There are times when a man should pursue a paternity test. If a man wants a legal and/or emotional relationship with his child, and the mother does not immediately agree to all proposed terms, a man should force a paternity test in Illinois.
Conversely, if a man doesn’t want a legal and/or emotional relationship with a child, then there is no reason to force a paternity test in Illinois. This is true even if the mother does agree to all the terms and conditions he proposes. There’s no shame in either position. The old saying that kids need fathers is partially true, but not entirely true. Children need fathers who want to be fathers. Obligatory parenting benefits no one.
The aforementioned legal relationship usually includes an enforceable visitation schedule. This schedule is the cornerstone of an emotional relationship. It demonstrates a father’s commitment to a child, and commitment is a key ingredient of pretty much any relationship. The chance to develop a relationship with a child is only one of the principles that our Illinois fathers’ rights attorneys uphold. We help you put the pieces in place so your family can thrive, both now and in the future, whatever that family may look like.
A father’s signature on a birth certificate is better than nothing. However, in most cases, this signature only establishes a limited administrative parent-child relationship. This limited administrative relationship is usually a conceptual child support obligation.
Illinois law provides that all parents have a duty to financially support their children. This particular law is silent as to the extent of that obligation. This determination usually comes later. Since Illinois is an income share state, the exact obligation depends on a number of factors, mostly the proportional income of both factors, the age of the children, and the number of overnights each parent has.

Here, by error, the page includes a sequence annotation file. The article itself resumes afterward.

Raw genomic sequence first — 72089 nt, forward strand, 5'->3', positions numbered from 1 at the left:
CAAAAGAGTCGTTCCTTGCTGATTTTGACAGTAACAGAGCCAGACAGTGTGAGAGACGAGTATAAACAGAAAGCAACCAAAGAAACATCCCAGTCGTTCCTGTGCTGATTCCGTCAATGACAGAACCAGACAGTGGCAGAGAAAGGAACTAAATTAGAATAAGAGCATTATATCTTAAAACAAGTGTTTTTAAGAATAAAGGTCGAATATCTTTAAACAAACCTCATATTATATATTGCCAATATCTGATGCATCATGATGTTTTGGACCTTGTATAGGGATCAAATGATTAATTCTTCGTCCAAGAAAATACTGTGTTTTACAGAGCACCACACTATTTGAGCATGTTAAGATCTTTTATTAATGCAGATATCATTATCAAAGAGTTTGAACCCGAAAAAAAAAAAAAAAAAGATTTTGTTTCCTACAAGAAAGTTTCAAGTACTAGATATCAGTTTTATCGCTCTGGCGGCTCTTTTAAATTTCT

So, it’s almost impossible to affix a dollar amount to a limited administrative relationship. Eventually, a judge will probably settle the question. When that happens, the judge will most likely order the father to pay past-due support. Generally, the child support obligation is almost always higher than men think it is, or think it should be.
The Purpose Of Child Support
Before we go further, we should pause and discuss the purpose of child support. This form of financial support is not a financial penalty. Furthermore, these payments are not designed to help mothers pay for basic expenses. Instead, child support payments raise the standard of living for the children. It’s not their fault that their parents aren’t married and aren’t sharing the bills.
In a perfect world, child support payments would exclusively benefit the children. Unfortunately, we do not live in a perfect world. Such a system would be difficult or impossible to enforce. The current system is the next best thing.
Furthermore, the limited administrative child support obligation usually doesn’t give fathers access to an authorized online payment portal. Such access usually requires a divorce or other family law case number. So, payments and receipts are almost impossible to verify. Even if the father has payment records, the mother could easily argue the funds were gifts, reimbursement for expenses, or something other than child support payments.
A legal parent-child relationship establishes a fixed child support obligation. Fathers know exactly how much they owe. Additionally, the court has almost unlimited power to modify the obligation, either up or down, if financial or other circumstances materially and substantially change. So, there are no surprises later, the father makes payments through an authorized portal, and the obligation can be changed at almost any time.
Child support is just the beginning. A paternity action establishes ground rules for visitation and also gives the father additional legal options later.
How Paternity Protects Fathers
As mentioned, an administrative relationship gives fathers no legal rights. They cannot participate in any meaningful decisions concerning the child’s upbringing. Furthermore, the mother could relocate with the child and not give notice to the father. In fact, in some cases, the mother might be able to put the child up for adoption without notifying the father. A paternity action addresses these matters.